Jim Lawless' Blog


Setting Windows Console Text Colors in C

Originally published on: Sat, 20 Mar 2010 23:41:26 +0000

Please note! If you're having difficulties compiling the C source code presented below, please see my post: Compiling C from the Command Line with Pelles C

A number of visitors to my blog end up here via a search for information on changing the text color in a C program. Unfortunately, the only post I have on the subject pertains to changing the output text color for the Commodore 64. I doubt that the technique I used there is of any kind of importance to these searchers.

In a Win32 environment, the console mode text background color and foreground color can be changed by a single Windows API function. The SetConsoleTextAttribute() function was first exposed via kernel32.dll in Windows 2000.

This API call accepts a console output handle as the first parameter. The second parameter is the attribute used to control both the background color and foreground color. The console text color palette is divided into sixteen different values. Each color value can be represented by one hexadecimal digit:

When specifying a digit to the SetConsoleTextAttribute() function, the background color is specified in the first digit and the foreground color is specified in the second. Passing the value 1F to SetConsoleTextAttribute() would yield a blue background with bright white text.

Note that you can already experiment with these color combinations from the command prompt by using the standard color command:

color 1F

By typing the above command at a command prompt, the entire screen should now show bright white on blue. To go back to the default color scheme simply type:

color

Do not supply any parameters to the above.

Unfortunately, my C compiler is a bit old, so I did not have the definitions nor link-time information to allow me to easily compile a program. As such, I had to explicitly attempt to load the function from kernel32.dll as a pointer. I then had invoked the function using the asterisk as a dereference operator via my function-pointer named doSetConsoleTextAttribute()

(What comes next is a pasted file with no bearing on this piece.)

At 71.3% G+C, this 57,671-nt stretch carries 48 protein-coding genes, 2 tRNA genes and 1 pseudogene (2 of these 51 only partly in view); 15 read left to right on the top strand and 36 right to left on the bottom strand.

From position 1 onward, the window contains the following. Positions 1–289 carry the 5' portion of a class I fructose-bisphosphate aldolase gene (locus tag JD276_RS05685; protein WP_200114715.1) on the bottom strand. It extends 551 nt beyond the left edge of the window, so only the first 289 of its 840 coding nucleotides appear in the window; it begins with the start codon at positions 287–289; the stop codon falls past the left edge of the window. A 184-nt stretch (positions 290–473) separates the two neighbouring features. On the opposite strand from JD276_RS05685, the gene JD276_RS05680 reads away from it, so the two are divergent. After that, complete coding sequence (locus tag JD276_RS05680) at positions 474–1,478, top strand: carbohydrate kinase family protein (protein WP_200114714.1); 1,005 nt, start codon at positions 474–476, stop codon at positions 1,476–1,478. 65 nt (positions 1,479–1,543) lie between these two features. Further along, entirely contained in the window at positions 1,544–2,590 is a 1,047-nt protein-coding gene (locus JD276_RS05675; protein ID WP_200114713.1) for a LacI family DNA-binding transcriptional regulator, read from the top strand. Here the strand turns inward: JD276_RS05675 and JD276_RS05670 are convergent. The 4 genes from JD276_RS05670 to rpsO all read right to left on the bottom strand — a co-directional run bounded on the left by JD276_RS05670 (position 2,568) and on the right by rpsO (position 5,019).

I wrote a demonstration program that will loop through all 256 combinations of foreground and background colors and will display them in the console window. You may have to scroll up in your console window to see all of the output.

colordemo.c


// Win32 console text-color demo
//
// License: MIT / X11
// Copyright (c) 2009 by James K. Lawless
// jimbo@radiks.net http://www.radiks.net/~jimbo
// http://www.mailsend-online.com
//
// Permission is hereby granted, free of charge, to any person
// obtaining a copy of this software and associated documentation
// files (the "Software"), to deal in the Software without
// restriction, including without limitation the rights to use,
// copy, modify, merge, publish, distribute, sublicense, and/or sell
// copies of the Software, and to permit persons to whom the
// Software is furnished to do so, subject to the following
// conditions:
//
// The above copyright notice and this permission notice shall be
// included in all copies or substantial portions of the Software.
//
// THE SOFTWARE IS PROVIDED "AS IS", WITHOUT WARRANTY OF ANY KIND,
// EXPRESS OR IMPLIED, INCLUDING BUT NOT LIMITED TO THE WARRANTIES
// OF MERCHANTABILITY, FITNESS FOR A PARTICULAR PURPOSE AND
// NONINFRINGEMENT. IN NO EVENT SHALL THE AUTHORS OR COPYRIGHT
// HOLDERS BE LIABLE FOR ANY CLAIM, DAMAGES OR OTHER LIABILITY,
// WHETHER IN AN ACTION OF CONTRACT, TORT OR OTHERWISE, ARISING
// FROM, OUT OF OR IN CONNECTION WITH THE SOFTWARE OR THE USE OR
// OTHER DEALINGS IN THE SOFTWARE.

#include <windows.h>
#include <stdio.h>

   // get the pointer to a function from kernel32.dll
void *getConsoleFunction(char *name);

   // pointer to the SetConsoleTextAttribute() winapi function
BOOL (WINAPI *doSetConsoleTextAttribute)(HANDLE hConsoleOutput, WORD attr);

int main(int argc,char **argv) {

   HANDLE hCon;
   int i,j;
   
   hCon=GetStdHandle(STD_OUTPUT_HANDLE);
         
   doSetConsoleTextAttribute=getConsoleFunction("SetConsoleTextAttribute");

   if(doSetConsoleTextAttribute==NULL) {
      fprintf(stderr,"Sorry! colordemo is incompatible with this version of Windows.");
      return 1;
   }
   
      // Generate 64 lines of various color combinations
   for(i=0;i<16;i++) {
      for(j=0;j<16;j++) {
         (*doSetConsoleTextAttribute)(hCon,(i*16)+j);
         printf("[i is %2x j is %2x]",i,j);
      }
   }
   
      // set the color scheme to white on black
   (*doSetConsoleTextAttribute)(hCon,7);

   return 0;
}

void *getConsoleFunction(char *name) {
   static HMODULE kernel32=(HMODULE)0xffffffff;
   if(kernel32==0)
      return NULL;
   if(kernel32==(HMODULE)0xffffffff) {
      kernel32=LoadLibrary("kernel32.dll");
      if(kernel32==0)
         return 0;
   }
   return GetProcAddress(kernel32,name);
}

In addition to this demo, I've written a command-line utility called chgcolor. The post describing how to use this utility in batch files ( with C source code ) can be found at http://www.mailsend-online.com/blog?p=77. A link to the EXE file can also be found there.

The source code and executable file for colordemo can be downloaded from a single archive at: http://www.mailsend-online.com/wp/colordemo.zip

Unless otherwise noted, all code and text entries are Copyright 2010 by James K. Lawless


Views expressed in this blog are those of the author and do not necessary reflect those of the author's employer.


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